The prestigious Dream Fellowship award enables talented researchers to take time out from their every day activities, to give them the freedom to gain new knowledge of novel creative problem solving techniques, explore new radical ideas and develop new ambitious research directions that enable discovery.
These awards fit the developing EPSRC strategy in two ways: funding people (leaders) rather than projects, and having innovative reviewing mechanisms. Thus
EPSRC programme teams identify a list of potential candidates. This list is validated using independent assessors. Candidates on the validated list are invited to apply to EPSRC for a Dream Fellowship by filling in a short application form. These applicants are interviewed by an independent selection panel which includes international representation and the relevant Head of Programme.
Only a select few awards – 2 or 3 each programme - will be made to the top calibre candidates.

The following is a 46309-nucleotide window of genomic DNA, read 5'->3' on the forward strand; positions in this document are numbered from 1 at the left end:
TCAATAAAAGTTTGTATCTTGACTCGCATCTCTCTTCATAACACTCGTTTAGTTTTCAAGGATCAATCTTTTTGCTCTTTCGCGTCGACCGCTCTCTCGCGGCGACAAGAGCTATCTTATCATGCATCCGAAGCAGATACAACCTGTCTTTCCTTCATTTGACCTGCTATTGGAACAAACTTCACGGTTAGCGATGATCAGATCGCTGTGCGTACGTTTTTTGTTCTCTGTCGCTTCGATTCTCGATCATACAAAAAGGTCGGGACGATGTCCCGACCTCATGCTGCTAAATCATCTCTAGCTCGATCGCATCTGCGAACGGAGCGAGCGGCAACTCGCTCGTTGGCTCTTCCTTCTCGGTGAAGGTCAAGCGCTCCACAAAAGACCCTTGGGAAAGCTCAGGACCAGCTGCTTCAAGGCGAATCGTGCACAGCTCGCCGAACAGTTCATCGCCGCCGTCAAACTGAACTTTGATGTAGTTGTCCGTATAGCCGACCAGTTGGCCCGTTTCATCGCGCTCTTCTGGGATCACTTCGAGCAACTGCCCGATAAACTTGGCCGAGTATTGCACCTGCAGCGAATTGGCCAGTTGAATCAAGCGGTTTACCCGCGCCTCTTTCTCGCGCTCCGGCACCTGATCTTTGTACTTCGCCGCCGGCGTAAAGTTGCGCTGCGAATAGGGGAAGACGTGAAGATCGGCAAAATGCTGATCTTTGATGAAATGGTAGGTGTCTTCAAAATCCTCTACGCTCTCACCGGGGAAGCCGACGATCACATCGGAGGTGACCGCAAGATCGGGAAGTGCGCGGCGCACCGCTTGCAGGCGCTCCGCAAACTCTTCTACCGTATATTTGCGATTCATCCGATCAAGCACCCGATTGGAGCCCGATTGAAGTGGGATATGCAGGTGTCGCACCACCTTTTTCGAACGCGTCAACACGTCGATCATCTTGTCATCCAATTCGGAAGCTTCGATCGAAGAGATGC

I know two of the mathematicians approached. Both are great people and great researchers, though it is likely that they were identified by the size of their grant holdings rather than their international reputations (as there are many others in the community who would have fitted the latter definition) and both have records of cross-disciplinary research (though this is only hinted at in the announcement through the word impact).
But though 2 or 3 awards are expected from each programme, I gather (though not confirmed yet) that none will be awarded in mathematics. Is this a reflection of the health of mathematics in the country or does this mean that even the most EPSRC-engaged mathematicians struggle to meet the short-term impact (unspoken) criteria for support?
I leave that delicate question as an exercise for the reader. Use your....